Tailoring enzymes could improve the smell of fish protein powders, scientists find

Responsible Seafood Advocate

A chemical that causes fish protein powder to smell fishy can be removed, opening door for use in protein shakes and meal replacements

“Our ambition is to design an enzyme process which seafood producers can use to make their business more profitable, and to keep as much of the biomass as possible food-grade,” said researcher Rasmus Ree at NORCE. Photo by Andreas R. Graven.

Biotechnologists at the Norwegian Research Centre (NORCE) have improved a protein powder made from fish byproducts by tailoring enzymes. The project continued to explore using enzymes to eliminate the fishy odor from fishery byproduct-derived protein powders, enhancing their appeal to human consumers.

Enzymes are catalysts that increase the rate of a chemical reaction, without being consumed themselves. They can be incredibly precise and selective in which reactions they catalyze. However, many enzymes are quite sensitive to temperature and lose their activity at temperatures of 40 degrees-C (104 degrees-F) or higher.

In the project preceding this study, aMASE, researchers found an enzyme that could remove a molecule that causes fish smell. Taking their research one step further, they recently published an article in Applied and Environmental Microbiology, which demonstrates an enzyme variant called mFMO_20 could be improved by making it more heat resistant.

“We started with an enzyme which is an efficient catalyst, but unable to tolerate high temperatures,” said Rasmus Ree, a researcher at NORCE. “Now, we have an enzyme that works better under processing conditions. We hope such an enzyme will be of interest to seafood producers who wish to exploit their byproducts even better, to increase their profitability.”

When fish are butchered, they are usually filleted, and while the fillet is sold, the rest of the fish carcass remains in the form of a head, frame and guts. These byproducts represent a large fraction of the total biomass. Much of this biomass is in the form of proteins with excellent nutritional value, which could have a higher economic value if they were more suitable for food.

“Our ambition is to design an enzyme process which seafood producers can use to make their business more profitable, and to keep as much of the biomass as possible food-grade,” said Ree. “The way these byproducts are handled now is that they are ground and treated with a special type of enzyme, called a protease. A protease cuts the fish proteins into smaller pieces. This process is called enzymatic hydrolysis, and what we are left with is a hydrolysate. After the hydrolysis is complete, the proteins are dried and you are left with a protein powder.”

This protein powder naturally tastes and smells like fish, and for that reason, it’s not typically used for human food.

“If we could make a protein powder with a neutral flavor, we could use it for things like protein shakes for athletes or meal replacements for the elderly or others who have trouble getting enough high-quality nutrition,” said Ree. “This is more economical and more environmentally sustainable than taking it out of the food chain for other purposes.”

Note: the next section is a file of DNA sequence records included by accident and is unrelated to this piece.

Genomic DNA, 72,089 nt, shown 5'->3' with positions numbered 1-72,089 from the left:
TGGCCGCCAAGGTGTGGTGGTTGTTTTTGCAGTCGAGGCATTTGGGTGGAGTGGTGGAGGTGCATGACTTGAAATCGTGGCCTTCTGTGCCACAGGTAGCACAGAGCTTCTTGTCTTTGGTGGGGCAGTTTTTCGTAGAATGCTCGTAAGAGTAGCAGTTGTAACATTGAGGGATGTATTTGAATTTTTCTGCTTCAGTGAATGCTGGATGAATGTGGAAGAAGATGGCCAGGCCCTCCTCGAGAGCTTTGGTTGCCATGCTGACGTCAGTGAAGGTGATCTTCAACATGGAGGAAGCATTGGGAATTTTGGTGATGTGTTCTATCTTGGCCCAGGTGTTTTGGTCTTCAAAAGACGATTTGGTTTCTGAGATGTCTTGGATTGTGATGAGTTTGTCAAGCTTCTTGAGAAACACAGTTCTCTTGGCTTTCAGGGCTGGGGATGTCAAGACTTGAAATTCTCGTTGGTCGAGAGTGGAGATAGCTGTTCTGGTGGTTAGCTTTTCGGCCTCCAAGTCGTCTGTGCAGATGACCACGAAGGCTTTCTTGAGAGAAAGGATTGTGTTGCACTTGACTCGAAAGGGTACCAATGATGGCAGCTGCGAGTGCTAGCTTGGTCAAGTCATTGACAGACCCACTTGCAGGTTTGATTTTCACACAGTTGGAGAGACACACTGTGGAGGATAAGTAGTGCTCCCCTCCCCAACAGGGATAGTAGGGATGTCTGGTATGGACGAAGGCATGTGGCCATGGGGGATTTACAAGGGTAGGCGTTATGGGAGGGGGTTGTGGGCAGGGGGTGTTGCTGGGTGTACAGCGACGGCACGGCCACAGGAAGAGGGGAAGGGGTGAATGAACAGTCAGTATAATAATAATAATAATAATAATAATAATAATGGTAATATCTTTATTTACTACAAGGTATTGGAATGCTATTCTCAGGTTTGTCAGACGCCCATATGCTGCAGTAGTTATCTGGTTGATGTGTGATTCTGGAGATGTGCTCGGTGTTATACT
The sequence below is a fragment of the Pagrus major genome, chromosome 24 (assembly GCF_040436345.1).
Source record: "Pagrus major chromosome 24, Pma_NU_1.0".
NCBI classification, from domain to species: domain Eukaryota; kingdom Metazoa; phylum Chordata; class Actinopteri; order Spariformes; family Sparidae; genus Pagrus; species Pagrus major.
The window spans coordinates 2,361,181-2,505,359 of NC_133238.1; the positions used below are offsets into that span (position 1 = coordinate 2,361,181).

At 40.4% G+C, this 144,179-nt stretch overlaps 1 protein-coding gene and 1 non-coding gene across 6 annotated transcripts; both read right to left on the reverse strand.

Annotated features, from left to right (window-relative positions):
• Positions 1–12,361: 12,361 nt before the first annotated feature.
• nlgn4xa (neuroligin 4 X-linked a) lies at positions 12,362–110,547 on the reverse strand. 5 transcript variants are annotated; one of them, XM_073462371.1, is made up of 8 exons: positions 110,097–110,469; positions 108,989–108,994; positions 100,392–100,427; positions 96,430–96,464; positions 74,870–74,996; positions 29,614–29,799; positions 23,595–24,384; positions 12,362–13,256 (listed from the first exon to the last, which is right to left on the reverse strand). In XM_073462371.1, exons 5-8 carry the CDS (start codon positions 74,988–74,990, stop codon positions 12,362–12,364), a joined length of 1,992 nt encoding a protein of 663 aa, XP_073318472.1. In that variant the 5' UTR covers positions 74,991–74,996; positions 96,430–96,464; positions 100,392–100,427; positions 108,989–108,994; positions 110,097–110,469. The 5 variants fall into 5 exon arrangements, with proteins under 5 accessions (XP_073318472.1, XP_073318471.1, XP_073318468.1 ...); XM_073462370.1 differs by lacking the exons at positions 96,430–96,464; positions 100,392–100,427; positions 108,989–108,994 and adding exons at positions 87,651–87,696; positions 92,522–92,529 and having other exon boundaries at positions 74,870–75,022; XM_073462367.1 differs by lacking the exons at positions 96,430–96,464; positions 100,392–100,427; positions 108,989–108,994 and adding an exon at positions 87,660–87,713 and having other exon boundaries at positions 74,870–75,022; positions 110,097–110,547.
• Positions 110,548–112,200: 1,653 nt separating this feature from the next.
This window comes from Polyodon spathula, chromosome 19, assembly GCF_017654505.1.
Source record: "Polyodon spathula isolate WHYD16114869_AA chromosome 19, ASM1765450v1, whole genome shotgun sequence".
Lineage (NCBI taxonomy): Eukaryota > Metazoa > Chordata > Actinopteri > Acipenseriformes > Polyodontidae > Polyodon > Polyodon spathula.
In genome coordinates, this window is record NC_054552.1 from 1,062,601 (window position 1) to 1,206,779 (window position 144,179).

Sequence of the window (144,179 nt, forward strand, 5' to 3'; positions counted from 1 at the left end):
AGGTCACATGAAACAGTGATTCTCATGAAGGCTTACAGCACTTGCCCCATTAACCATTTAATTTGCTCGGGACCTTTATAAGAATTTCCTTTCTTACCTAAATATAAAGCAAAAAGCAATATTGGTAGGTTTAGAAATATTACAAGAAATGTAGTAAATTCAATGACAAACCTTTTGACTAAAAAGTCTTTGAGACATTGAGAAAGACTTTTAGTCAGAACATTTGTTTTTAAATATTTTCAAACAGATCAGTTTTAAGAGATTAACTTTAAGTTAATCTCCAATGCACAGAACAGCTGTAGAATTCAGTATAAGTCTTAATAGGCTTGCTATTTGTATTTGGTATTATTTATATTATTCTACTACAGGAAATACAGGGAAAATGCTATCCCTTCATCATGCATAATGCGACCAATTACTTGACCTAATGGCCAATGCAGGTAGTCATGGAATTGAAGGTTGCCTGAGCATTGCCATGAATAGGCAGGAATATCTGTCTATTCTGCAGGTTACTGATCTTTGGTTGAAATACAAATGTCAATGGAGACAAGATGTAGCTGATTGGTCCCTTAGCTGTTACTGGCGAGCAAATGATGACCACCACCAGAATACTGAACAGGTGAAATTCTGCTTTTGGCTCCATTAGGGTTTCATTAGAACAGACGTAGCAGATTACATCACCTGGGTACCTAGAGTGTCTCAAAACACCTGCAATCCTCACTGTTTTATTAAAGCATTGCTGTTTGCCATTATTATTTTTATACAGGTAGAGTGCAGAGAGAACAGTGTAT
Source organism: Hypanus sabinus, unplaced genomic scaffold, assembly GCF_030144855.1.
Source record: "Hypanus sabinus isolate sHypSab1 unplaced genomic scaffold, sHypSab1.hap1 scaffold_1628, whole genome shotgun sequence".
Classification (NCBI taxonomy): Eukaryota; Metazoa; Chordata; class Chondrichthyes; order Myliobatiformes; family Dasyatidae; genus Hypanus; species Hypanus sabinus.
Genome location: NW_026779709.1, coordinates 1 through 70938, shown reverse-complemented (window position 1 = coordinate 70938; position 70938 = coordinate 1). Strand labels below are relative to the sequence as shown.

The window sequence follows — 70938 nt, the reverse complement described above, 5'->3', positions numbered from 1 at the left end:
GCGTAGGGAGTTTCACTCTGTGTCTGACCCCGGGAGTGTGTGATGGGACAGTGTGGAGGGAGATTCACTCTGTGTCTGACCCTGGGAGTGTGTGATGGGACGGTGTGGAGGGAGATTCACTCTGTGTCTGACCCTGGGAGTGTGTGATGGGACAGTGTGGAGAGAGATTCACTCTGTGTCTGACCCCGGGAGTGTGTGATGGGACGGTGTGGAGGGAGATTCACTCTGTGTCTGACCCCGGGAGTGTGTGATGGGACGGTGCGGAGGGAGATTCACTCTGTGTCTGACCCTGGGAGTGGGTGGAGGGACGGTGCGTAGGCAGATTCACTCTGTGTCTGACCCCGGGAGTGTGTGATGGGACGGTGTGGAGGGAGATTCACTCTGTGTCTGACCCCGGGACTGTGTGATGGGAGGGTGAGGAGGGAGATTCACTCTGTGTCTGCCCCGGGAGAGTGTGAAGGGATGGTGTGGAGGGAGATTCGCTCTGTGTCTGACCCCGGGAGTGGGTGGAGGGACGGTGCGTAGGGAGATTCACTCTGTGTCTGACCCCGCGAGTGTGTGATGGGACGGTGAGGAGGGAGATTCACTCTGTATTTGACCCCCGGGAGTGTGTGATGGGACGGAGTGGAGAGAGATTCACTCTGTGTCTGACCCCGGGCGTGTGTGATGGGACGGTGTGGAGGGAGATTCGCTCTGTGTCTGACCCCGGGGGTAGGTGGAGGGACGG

The researchers searched for an enzyme that not only removed the fish smell but could also work in an industrial process that takes place at a relatively high temperature.

“We know that a compound called trimethylamine (TMA) causes a large part of the fish smell,” said Ree. “We have chosen to use an enzyme that converts TMA into trimethylamine-N-oxide (TMAO), as TMAO is smell-free. TMAO exists in fish naturally anyway. In fact, the TMA gets into the hydrolysate because after the fish is butchered, bacteria convert the naturally occurring TMAO into TMA.”

In 2020, researchers published a study showing that a natural enzyme called flavin-containing monooxygenase (mFMO), isolated from a methane-consuming bacterium, can be used to convert TMA into TMAO in a fish protein hydrolysate.

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“The hydrolysis process happens at a quite high temperature, 50-60 degrees, for hygiene reasons. mFMO is not stable at that high a temperature,” said Ree. “We made some changes in the mFMO enzyme, using an advanced algorithm which takes the shape and properties of the enzyme into account and suggests modifications we can do to make it more heat resistant.”

In collaboration with researchers at The Spanish National Research Council (CSIC), the NORCE scientists solved the structure of this enzyme variant. The molecular structure of an enzyme can tell a lot about its function, and in this case, they could see that the variant had some small but consequential changes in its surface, which could explain why it could handle the increased temperatures.

In the end, the researchers were able to show that we can use the improved enzyme in a hydrolysate made from salmon protein.

“When we increased the heat up to the process temperature, only the new enzyme variant could perform,” said Ree. “Not only that, but it worked better at a higher temperature than at a lower one. This told us that the new enzyme variant can handle industrial process conditions. Now we want to test it on other raw materials, such as cod and pelagic fish, while we continue optimizing the enzyme.”

Read the full study.


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